J.B. Spins

Jazz, film, and improvised culture.

Wednesday, September 11, 2013

NewFest ’13: The Rugby Player

Arguably, he is the best known passenger of the most tragically famous commercial flight in American history.  He was one of the heroes (yes, that is the appropriate word) who sacrificed their lives to sabotage their hijackers’ heinous plan for United flight 93.  Yet, the example of Mark Bingham’s life continues to inspire Americans, beyond the fateful events culminating in that Pennsylvania field.  Not content to let one moment define Bingham, Scott Gracheff presents a comprehensive and highly personal documentary portrait of the increasingly symbolic man throughout The Rugby Player (trailer here), which fittingly screens this solemn day as part of NewFest 2013 in New York.

Bingham and close friend Todd Sarner (who served as Rugby’s technical advisor) often had video cameras on-hand to record life’s highlights and lowlights as they happened.  As a result, Gracheff had a wealth of candid footage of Bingham, from his middle school years up until his final weeks.  Raised by his single mother, Alice Hoagland, Bingham was a dutiful son, who always tried to shield her from the worst of his meatheaded student pranks.  In high school, he took to rugby like a fish to water, playing in leagues all his life.  During college, he was a reserve on Cal’s championship team and was elected president of his fraternity.  He was also gay, which is why Rugby screens as part of NewFest.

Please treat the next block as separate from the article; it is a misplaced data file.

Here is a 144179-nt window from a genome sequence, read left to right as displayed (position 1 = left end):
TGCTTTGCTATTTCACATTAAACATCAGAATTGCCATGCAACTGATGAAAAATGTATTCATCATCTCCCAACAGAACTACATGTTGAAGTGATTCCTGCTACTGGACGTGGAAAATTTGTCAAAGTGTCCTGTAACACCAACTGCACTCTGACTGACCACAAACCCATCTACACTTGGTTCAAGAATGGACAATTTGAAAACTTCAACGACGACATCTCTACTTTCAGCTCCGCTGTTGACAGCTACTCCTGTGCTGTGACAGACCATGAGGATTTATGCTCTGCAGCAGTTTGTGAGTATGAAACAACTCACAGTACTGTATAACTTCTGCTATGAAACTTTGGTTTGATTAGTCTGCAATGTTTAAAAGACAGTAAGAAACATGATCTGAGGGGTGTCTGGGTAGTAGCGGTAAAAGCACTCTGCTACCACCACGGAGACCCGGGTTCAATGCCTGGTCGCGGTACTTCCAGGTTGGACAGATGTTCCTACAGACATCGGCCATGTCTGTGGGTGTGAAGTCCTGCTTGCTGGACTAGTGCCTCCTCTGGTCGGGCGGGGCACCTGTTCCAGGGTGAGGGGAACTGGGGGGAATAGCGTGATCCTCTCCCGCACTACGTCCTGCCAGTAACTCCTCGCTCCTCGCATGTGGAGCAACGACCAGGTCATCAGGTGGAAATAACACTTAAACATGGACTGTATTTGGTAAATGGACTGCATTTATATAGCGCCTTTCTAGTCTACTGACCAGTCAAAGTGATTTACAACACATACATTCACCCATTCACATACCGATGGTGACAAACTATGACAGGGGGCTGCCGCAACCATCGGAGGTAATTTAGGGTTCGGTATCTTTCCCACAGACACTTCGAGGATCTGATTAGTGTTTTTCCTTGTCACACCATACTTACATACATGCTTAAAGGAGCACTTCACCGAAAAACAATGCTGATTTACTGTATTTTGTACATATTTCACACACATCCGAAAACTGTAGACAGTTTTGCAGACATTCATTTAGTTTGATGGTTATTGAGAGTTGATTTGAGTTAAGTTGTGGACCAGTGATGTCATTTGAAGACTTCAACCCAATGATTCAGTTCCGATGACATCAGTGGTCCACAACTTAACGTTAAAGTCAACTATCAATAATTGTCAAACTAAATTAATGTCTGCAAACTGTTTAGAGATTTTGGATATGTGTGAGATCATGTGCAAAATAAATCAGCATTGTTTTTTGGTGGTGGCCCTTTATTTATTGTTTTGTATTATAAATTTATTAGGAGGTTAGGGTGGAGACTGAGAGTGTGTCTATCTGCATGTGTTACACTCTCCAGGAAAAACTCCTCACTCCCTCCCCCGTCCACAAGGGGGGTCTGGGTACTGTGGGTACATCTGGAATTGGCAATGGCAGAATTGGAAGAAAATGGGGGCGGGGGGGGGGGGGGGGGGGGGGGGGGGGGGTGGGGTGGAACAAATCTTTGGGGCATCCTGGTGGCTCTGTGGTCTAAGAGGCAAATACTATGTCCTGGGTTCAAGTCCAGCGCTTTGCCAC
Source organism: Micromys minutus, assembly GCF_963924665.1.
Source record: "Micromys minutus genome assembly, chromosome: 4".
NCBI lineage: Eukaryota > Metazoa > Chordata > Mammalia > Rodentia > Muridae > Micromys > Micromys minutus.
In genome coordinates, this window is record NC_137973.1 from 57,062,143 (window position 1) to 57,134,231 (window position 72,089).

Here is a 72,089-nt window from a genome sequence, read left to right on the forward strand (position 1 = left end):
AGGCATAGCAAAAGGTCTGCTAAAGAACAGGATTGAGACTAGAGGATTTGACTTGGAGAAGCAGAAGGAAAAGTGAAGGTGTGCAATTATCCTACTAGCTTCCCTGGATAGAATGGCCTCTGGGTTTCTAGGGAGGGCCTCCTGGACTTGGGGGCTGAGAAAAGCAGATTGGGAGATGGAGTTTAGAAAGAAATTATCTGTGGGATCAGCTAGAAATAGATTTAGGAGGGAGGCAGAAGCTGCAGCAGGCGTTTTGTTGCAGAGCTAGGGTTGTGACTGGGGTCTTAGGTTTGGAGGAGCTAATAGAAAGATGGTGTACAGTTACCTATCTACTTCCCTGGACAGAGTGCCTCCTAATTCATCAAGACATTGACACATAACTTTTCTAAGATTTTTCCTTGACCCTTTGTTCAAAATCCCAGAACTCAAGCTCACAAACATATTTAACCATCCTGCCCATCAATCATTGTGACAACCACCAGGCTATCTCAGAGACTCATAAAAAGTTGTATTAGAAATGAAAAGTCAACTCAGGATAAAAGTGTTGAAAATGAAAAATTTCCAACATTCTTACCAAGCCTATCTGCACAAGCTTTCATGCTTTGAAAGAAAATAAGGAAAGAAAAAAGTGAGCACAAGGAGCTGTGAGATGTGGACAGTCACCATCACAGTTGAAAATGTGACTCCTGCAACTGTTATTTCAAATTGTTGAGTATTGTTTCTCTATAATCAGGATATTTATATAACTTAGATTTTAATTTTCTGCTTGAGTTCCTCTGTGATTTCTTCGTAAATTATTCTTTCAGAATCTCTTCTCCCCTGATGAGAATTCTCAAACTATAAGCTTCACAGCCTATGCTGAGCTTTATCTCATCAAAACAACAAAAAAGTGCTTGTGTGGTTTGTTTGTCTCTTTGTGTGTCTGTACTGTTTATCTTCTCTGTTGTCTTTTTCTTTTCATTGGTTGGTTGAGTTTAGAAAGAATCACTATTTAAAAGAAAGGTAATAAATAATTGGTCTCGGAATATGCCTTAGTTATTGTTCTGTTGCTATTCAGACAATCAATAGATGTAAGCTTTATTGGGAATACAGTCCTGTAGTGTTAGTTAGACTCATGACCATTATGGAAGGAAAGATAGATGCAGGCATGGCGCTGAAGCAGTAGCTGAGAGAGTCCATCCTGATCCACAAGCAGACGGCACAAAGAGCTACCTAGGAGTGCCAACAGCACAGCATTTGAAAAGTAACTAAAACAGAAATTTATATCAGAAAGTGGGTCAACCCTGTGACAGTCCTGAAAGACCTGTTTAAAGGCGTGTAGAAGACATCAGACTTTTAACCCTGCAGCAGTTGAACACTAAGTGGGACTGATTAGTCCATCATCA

As an enthusiastic high school, college, and club rugby player, Bingham has become a role model for athletic GLTB community members, both in and out of the closet.  As a supporter of John McCain’s 2000 presidential campaign, he has also become an inspiration to Log Cabin Republicans (a fact that does not seem to interest Gracheff much). Regardless, the film conscientiously maintains an intimate focus on Bingham and Hoagland, who tirelessly advocates for increased airline safety and GLTB rights.  As a result, audiences will feel they have a very real sense of who Bingham was as an individual.

Indeed, it is critically important to document the stories of 9-11 on a personal level.  Watching Rugby Player will help viewers understand the pain resulting from Bingham’s senseless murder.  Then multiply that by over 3,000.

Gracheff mostly but not entirely avoids current political controversies, while handling Bingham’s still grieving friends and family with appropriate sensitivity.  Although unjustly cut short, Bingham’s life was well led, easily sustaining the eighty minute documentary.  Stylistically straight forward and genuinely touching, The Rugby Player is recommended for those who insist on remembering and paying tribute to the lives lost on September 11th.  The clear high point of this year’s NewFest, it screens tonight (9/11) at the Walter Reade Theater.

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